I'm all for it. Also, the things I mention here don't need to be part of the first patch (set), just something to keep in mind.

~ Johannes

Cool! I really like the idea. I left a comment about metadata preservation below.
Once this is available we will certainly employ it to understand OpenMP programs better.

That sounds like a great use case! Having multiple different uses cases during the bring-up would be very helpful to make sure the system is flexible enough.

From what I can tell, the scheme you proposed would certainly allow the first ideas that came to my mind, e.g.,
simply track how many (1) runtime calls, (2) shared variables, …, are generated and how many survive.

That sounds like it this should fit in nicely (hopefully) :slight_smile:

We could also think about a user facing version of this while we are at it :wink:

Do you mean providing a way for users to add their own annotation to say C/C++ code?

The initial patch contains a Annotation2Metadata pass, which converts Clang annotations ( __attribute__((annotate("_name”)) ) to !annotation metadata. This allows users to use something like the snippet below, to annotate all instructions in a function by piggybacking on Clang’s annotate attribute.

void attribute((annotate("__overflow_rt_check"))) custom_overflow_check(int a, int b) { … }

This is pretty much what I had in mind :). I didn’t go over the initial patch so I missed it.

It seems to work quite well in practice, with the caveat that it is not possible to mark blocks/statements individually. But it should be a good starting point.

The proposal boils down to three parts.

The first part consists of adding a new metadata kind (!annotation ) to allow tagging of ‘interesting’ instructions. For example, Clang could add this metadata to auto-init stores it generates or a library for overflowing math could instruct Clang to add the metadata to all instructions in its overflow check functions. !annotation metadata nodes consist of a tuple containing string nodes indicating the type of the annotation.

Using metadata comes with the drawback that it can be dropped by passes that do not know how to handle it. This means we will have to adjust existing passes to ensure the metadata is preserved for interesting instructions, if possible. I think this is the only intersection of the proposal with existing code in LLVM. Loosing the metadata for instructions is also not the end of the world. The information is provided on a best-effort basis and I am not aware of a more robust alternative to achieve the same goals.

I think we already have the idea of “trivially preserved” annotations and we should use that everywhere anyway.

The method that “moves/merges” metadata should look at the annotation and decide based on the operands if
the annotation is valid for the replacement instruction or an instruction in the vicinity. If this sounds reasonable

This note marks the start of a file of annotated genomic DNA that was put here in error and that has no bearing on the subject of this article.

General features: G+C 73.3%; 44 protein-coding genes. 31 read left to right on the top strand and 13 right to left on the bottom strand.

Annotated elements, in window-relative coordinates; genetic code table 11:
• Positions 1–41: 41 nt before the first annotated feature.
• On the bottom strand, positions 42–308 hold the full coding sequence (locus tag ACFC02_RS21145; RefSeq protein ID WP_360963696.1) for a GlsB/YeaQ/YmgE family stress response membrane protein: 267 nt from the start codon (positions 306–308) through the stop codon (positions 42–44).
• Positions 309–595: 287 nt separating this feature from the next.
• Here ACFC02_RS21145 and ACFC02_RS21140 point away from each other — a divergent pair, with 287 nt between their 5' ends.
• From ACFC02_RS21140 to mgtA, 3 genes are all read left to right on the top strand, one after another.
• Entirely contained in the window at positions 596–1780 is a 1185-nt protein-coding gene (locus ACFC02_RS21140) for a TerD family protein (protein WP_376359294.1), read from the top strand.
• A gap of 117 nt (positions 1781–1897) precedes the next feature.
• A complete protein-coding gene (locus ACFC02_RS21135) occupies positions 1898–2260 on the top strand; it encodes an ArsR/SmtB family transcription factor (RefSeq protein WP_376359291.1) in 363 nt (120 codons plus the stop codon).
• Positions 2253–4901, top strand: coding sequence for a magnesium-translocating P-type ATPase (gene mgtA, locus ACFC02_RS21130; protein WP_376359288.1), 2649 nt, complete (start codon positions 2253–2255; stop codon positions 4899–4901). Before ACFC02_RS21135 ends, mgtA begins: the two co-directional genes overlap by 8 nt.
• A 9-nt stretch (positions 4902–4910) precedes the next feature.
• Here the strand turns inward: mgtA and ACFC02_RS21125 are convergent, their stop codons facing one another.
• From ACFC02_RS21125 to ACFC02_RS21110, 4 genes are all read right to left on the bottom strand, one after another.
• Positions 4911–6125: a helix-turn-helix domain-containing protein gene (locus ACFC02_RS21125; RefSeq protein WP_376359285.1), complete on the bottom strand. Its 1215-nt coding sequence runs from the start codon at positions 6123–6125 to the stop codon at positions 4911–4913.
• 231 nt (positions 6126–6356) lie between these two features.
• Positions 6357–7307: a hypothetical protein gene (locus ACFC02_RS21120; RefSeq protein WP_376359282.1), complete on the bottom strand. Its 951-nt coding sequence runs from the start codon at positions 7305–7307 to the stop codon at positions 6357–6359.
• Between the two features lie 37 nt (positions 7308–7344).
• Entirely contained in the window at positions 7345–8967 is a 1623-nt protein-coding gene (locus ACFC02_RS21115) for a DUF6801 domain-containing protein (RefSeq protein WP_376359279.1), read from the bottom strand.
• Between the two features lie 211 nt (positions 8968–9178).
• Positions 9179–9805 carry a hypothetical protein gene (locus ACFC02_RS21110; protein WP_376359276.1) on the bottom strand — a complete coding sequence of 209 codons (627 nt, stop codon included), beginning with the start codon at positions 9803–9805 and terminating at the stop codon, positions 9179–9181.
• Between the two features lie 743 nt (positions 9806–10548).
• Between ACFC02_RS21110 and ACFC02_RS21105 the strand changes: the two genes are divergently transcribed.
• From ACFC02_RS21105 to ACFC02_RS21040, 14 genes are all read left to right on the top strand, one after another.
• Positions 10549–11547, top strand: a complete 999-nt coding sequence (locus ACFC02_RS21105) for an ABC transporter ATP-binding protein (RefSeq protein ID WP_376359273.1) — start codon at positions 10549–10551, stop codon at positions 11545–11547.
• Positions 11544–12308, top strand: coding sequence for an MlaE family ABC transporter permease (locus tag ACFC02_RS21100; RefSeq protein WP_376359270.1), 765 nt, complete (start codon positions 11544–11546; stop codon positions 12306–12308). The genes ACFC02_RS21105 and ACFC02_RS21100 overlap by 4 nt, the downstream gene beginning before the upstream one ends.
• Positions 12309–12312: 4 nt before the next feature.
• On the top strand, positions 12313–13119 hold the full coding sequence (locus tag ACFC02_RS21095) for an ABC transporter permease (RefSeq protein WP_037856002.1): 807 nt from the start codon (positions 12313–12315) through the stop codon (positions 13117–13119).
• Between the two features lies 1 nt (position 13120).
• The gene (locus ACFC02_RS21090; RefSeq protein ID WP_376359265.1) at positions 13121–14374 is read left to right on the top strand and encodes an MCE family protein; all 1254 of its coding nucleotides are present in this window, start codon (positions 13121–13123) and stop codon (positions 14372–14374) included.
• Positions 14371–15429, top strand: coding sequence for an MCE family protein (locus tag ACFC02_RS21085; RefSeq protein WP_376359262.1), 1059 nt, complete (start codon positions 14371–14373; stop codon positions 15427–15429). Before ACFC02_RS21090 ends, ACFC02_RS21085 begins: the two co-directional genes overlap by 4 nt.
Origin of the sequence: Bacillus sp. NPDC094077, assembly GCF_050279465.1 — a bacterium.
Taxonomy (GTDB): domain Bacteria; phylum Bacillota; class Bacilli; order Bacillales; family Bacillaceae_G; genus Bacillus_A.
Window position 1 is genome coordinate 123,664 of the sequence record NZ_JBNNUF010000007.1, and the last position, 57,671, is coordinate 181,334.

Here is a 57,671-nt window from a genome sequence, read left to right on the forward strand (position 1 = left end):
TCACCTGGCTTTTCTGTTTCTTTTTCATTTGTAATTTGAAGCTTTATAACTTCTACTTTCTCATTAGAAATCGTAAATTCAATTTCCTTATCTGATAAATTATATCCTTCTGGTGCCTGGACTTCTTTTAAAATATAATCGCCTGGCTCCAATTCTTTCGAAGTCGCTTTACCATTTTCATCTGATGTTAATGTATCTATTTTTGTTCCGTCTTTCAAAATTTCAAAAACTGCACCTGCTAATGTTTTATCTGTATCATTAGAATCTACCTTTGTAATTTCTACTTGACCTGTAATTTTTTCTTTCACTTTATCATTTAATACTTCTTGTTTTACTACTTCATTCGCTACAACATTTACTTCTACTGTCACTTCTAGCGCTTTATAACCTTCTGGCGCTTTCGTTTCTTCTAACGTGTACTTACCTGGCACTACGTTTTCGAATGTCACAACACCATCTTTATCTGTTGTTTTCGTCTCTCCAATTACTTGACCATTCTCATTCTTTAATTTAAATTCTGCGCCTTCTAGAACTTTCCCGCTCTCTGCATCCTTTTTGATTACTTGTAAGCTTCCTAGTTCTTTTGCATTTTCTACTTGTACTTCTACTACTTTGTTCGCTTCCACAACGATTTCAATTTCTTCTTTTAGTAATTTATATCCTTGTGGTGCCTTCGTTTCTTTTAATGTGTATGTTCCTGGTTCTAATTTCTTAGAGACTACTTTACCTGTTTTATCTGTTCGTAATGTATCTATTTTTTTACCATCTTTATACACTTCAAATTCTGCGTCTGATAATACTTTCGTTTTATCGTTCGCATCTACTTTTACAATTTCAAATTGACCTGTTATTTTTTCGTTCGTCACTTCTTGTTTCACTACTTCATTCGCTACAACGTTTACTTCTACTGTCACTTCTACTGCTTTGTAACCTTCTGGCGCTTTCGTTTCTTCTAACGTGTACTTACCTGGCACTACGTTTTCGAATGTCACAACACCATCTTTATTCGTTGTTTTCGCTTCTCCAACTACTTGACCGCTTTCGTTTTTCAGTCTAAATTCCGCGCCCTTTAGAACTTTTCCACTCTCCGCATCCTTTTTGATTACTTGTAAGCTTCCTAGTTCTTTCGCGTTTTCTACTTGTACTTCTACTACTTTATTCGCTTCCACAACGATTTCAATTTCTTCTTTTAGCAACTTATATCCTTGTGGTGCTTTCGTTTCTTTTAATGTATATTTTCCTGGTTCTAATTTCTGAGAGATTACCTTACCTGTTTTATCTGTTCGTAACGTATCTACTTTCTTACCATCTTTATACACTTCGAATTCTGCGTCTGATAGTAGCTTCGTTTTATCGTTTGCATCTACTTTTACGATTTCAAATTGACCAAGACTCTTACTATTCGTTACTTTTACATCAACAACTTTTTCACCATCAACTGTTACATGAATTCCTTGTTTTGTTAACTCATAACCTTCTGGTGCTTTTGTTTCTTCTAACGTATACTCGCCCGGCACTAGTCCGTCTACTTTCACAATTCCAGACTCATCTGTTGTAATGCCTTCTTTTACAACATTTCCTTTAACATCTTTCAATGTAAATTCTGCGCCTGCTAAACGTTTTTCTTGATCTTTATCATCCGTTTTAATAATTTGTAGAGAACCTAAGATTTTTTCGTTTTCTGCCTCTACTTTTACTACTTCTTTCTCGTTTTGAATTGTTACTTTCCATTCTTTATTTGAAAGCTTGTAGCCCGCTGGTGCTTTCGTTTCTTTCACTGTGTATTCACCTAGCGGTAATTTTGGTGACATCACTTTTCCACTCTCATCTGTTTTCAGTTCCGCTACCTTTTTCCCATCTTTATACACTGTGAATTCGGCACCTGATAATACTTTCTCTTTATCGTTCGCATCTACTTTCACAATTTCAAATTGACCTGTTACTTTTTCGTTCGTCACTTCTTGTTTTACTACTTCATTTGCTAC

we could use a second argument, e.g., below !0 = !{!1, i64 BIT_ENCODING} where the bits in BIT_ENCODING define
properties of the annotation. One could be that it is fixed to the instruction opcode, e.g., if you replace a store
with a memset you drop the annotation. Though, we would add these things on a case-by-case basis I guess.

That’s a good point. It would be great if we could generalize the logic to preserve the annotation metadata. I think for some transformations the type of the annotation does not matter, but for others it might. In those cases having a general way to encode the rules would indeed be very helpful!

We do this with attributes as well so that the inliner (and some others) now how to combine attributes. Given that we have an escape hatch (just drop it), it really boils down to defining reasonable “categories”, e.g., “replace-by”, “moved”, “merged-with”.

It sounds like having a set to express these rules for all kinds of metadata would be useful, not just for !annotation.

I think Francis already took a look at some passes that would need updating when annotating auto-init stores. Most of the problematic transforms (like SROA, LoopIdiom and InstCombine) are combining stores to stores of wider types or various mem* intrinsics. As an initial general rule, it probably makes sense to preserve any annotation metadata, if all combined instructions share the same metadata?

Keeping identical annotation, sure. Otherwise, the pass should call the helper API and define what kind of transformation was performed to get the proper set of annotations back.

I think it would make sense to start with something like that and then go from there and iterate once there once we have concrete use cases that need more specialized rules. What do you think?

I’m all for it. Also, the things I mention here don’t need to be part of the first patch (set), just something to keep in mind.

Sounds good. For now, I split up the original WIP patch (https://reviews.llvm.org/D89240) into two separate ones:

  1. Add !annotation metadata and AnnotationRemarks generation https://reviews.llvm.org/D91188
  2. attribute((annotate(“”) to !annotate metadata conversion https://reviews.llvm.org/D91195

Cheers,
Florian

It sounds like there are no concerns or objections for this approach and the review for adding the !annotation metadata (https://reviews.llvm.org/D91188) is moving along nicely. Please let me know if there are any remaining concerns or points we should discuss further. If not, I am planning on submitting the change tomorrow or early next week.

Cheers,
Florian